Bortles wasn’t helped by an absolute scarcity of playmakers around him though.
The team chose not to re-sign receiver Allen Robinson, who was working his way back from a torn ACL, and that looks likely to be an error. Don’t get me wrong, Robinson didn’t set the world on fire in Chicago, but he showed flashes of the player he was in Jacksonville before his injury, and certainly would have been an upgrade on the Jags current crop of wide receivers. Leading receiver Dede Westbrook currently profiles best as a WR2, although that’s not to say he can’t develop into a dominant receiver, but currently that’s where he is.
The Jaguars want to pound the rock with Leonard Fournette but he only managed 8 games due to injury, and a later suspension for fighting. The LSU product has averaged below 4 yards per rush in both his seasons at the Everbank Stadium, which should be a cause for concern. Now to qualify that point, this may be because teams load the box up on Fournette and dare Bortles to beat them through the air, as well as the team’s offensive line woes in Fournette’s first season. Nonetheless, he isn’t the difference maker the Jags require him to be for their offensive scheme to work at this stage.
The standout talents on the Titans roster are safety Byard and Henry who emerged as the bell cow back towards the end of the season. Byard followed up his 8 interception 2017 season with 4 interceptions last year and was ranked as the 4th best safety according to Pro Football Focus.
Henry managed over 1,000 rushing yards and saw a significant increase in rushing attempts from week 14 onwards. The former Alabama back averaged 4.9 yards per carry positioning himself as a player for the offense to orientate itself around.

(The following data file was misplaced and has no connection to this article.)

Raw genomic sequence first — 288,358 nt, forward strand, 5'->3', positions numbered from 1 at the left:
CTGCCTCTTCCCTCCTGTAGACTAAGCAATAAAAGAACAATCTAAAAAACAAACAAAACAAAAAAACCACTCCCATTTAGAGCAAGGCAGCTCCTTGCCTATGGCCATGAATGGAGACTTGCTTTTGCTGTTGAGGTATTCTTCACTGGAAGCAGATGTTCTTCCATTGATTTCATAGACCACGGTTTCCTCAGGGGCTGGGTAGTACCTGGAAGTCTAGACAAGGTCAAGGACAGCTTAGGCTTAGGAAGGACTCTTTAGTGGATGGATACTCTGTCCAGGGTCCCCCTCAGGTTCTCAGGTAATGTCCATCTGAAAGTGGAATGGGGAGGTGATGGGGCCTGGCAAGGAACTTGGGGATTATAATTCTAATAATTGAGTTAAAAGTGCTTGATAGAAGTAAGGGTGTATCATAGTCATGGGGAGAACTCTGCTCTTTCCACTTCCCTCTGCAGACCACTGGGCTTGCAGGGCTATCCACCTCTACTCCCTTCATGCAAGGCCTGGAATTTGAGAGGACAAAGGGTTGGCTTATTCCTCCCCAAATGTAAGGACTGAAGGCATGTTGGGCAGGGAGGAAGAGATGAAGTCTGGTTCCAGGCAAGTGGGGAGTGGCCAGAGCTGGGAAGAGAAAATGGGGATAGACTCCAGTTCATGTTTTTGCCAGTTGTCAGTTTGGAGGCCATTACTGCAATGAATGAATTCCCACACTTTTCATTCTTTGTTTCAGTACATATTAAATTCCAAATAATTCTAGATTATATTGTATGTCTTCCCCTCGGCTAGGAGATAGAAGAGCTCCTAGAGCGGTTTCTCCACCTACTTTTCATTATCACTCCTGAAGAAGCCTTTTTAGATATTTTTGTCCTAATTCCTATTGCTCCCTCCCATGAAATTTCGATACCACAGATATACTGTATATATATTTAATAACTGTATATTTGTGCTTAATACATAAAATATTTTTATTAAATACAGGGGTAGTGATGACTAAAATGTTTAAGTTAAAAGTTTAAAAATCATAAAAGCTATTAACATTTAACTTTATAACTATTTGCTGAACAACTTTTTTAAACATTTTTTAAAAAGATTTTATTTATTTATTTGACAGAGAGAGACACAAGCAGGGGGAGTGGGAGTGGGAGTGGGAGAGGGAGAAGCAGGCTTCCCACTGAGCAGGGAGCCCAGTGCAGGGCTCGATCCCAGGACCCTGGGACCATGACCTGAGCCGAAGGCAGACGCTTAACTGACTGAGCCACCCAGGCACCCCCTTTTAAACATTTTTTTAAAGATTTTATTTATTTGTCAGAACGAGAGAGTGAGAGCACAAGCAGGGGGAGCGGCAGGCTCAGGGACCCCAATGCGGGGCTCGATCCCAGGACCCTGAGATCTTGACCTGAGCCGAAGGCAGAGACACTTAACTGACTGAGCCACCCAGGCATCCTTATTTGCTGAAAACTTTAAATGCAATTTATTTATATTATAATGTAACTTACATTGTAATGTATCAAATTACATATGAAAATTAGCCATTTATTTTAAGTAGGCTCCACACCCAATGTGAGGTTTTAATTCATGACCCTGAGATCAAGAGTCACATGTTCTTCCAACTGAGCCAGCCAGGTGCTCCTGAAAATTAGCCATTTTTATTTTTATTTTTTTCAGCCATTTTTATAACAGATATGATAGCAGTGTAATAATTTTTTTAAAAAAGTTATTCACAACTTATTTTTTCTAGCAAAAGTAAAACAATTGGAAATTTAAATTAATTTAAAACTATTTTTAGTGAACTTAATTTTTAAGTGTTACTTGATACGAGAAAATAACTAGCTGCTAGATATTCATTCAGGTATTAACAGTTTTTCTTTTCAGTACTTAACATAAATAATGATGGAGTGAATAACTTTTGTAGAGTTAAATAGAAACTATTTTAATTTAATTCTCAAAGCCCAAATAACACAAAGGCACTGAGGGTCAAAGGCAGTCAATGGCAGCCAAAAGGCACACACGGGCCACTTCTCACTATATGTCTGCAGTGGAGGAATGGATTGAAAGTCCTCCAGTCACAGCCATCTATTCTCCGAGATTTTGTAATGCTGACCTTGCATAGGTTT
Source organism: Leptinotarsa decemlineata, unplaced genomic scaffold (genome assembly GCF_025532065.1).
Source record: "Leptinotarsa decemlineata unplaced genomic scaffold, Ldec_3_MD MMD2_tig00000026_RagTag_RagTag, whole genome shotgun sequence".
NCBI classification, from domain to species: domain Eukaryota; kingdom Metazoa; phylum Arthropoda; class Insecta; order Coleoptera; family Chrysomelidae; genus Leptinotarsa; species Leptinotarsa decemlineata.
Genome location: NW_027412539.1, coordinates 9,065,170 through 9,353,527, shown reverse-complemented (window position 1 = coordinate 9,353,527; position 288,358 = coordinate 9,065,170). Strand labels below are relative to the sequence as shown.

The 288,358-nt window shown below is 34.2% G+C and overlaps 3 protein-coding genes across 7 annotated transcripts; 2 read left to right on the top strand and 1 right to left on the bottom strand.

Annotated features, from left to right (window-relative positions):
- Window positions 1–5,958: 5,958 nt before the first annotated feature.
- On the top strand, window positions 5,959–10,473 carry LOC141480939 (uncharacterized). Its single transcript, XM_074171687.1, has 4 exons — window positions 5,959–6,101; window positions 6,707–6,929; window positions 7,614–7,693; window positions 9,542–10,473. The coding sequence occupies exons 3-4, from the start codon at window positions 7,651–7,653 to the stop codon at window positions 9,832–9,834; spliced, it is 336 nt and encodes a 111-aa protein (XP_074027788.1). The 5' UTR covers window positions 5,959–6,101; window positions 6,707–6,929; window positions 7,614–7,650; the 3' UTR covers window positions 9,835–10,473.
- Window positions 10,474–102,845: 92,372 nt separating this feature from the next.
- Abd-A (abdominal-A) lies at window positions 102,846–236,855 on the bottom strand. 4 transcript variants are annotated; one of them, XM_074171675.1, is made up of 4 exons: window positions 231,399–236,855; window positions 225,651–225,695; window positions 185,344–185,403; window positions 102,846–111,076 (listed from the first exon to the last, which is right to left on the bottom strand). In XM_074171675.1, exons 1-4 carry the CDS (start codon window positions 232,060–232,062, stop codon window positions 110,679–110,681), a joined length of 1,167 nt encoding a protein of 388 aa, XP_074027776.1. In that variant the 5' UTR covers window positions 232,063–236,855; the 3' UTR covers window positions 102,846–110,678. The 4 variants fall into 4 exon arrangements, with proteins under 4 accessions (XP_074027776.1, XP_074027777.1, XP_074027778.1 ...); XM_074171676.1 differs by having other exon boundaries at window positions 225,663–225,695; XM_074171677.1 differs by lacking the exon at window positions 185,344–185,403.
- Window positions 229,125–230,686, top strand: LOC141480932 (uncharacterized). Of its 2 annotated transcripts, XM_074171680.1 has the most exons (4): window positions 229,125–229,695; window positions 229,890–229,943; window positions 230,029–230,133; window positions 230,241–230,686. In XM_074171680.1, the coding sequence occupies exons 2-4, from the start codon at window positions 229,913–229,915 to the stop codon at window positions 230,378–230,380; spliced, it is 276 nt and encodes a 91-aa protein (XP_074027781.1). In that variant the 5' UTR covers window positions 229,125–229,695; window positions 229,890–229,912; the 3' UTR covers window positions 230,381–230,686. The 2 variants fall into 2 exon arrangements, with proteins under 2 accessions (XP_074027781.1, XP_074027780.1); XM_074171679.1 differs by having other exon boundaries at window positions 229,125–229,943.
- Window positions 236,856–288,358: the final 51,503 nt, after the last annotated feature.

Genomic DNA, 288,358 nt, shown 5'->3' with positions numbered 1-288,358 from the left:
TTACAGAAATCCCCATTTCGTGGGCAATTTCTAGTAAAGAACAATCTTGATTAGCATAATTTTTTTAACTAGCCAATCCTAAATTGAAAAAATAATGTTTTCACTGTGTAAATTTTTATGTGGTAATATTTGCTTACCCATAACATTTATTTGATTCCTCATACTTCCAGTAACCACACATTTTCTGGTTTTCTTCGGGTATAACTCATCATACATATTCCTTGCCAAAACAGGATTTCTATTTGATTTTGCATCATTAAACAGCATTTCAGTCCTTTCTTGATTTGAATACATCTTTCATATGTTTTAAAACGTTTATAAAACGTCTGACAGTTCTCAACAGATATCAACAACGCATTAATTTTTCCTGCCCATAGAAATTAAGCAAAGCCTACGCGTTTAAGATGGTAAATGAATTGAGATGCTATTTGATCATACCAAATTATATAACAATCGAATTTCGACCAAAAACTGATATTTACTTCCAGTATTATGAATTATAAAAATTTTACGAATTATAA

Reasons to be fearful: a largely anonymous roster
Three years after GM Jon Robinson was brought to town from the Patriots, this roster lacks explosiveness. Jurrell Casey led the team in sacks, with just 7, whilst the team’s leading receiver was Corey Davis with 891 yards. Dion Lewis wasn’t able to bring his effectiveness as a satellite back in New England to the Music City, and most fans outside of Nashville would probably struggle to name a significant number of players on the Titans roster.
I know that having a recognisable team and a good roster on paper doesn’t necessarily translate to success on the field but Robinson needs to add weapons at wide receiver and tight end. Tennessee has been too reliant on veteran Delanie Walker who is ageing and was out for the majority of last season with injury. There is talent on the offensive line, but even if the Titans want to be a run first team, they must diversify the offence. Remember Mike Mularkey’s exotic smashmouth football? Tennessee needs more variety in order to make a move in the AFC South.